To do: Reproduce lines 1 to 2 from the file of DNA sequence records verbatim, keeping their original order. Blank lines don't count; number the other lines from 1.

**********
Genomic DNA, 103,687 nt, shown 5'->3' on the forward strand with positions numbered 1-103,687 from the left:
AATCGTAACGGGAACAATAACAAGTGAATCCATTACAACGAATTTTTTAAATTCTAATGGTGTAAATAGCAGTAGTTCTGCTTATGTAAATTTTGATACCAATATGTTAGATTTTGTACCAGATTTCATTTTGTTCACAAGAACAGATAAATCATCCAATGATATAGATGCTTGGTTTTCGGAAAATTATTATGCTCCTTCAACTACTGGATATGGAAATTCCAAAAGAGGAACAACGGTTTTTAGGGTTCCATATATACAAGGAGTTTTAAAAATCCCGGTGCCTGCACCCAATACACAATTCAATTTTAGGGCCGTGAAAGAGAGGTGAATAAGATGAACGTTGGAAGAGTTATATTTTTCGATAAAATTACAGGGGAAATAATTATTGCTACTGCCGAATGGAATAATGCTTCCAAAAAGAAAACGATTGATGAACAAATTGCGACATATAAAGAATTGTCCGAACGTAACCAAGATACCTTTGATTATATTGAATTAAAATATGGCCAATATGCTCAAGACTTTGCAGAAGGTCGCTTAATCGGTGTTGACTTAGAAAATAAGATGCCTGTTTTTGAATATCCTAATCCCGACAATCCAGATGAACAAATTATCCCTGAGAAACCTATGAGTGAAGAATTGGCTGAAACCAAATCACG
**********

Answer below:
Genomic DNA, 103,687 nt, shown 5'->3' on the forward strand with positions numbered 1-103,687 from the left:
AATCGTAACGGGAACAATAACAAGTGAATCCATTACAACGAATTTTTTAAATTCTAATGGTGTAAATAGCAGTAGTTCTGCTTATGTAAATTTTGATACCAATATGTTAGATTTTGTACCAGATTTCATTTTGTTCACAAGAACAGATAAATCATCCAATGATATAGATGCTTGGTTTTCGGAAAATTATTATGCTCCTTCAACTACTGGATATGGAAATTCCAAAAGAGGAACAACGGTTTTTAGGGTTCCATATATACAAGGAGTTTTAAAAATCCCGGTGCCTGCACCCAATACACAATTCAATTTTAGGGCCGTGAAAGAGAGGTGAATAAGATGAACGTTGGAAGAGTTATATTTTTCGATAAAATTACAGGGGAAATAATTATTGCTACTGCCGAATGGAATAATGCTTCCAAAAAGAAAACGATTGATGAACAAATTGCGACATATAAAGAATTGTCCGAACGTAACCAAGATACCTTTGATTATATTGAATTAAAATATGGCCAATATGCTCAAGACTTTGCAGAAGGTCGCTTAATCGGTGTTGACTTAGAAAATAAGATGCCTGTTTTTGAATATCCTAATCCCGACAATCCAGATGAACAAATTATCCCTGAGAAACCTATGAGTGAAGAATTGGCTGAAACCAAATCACG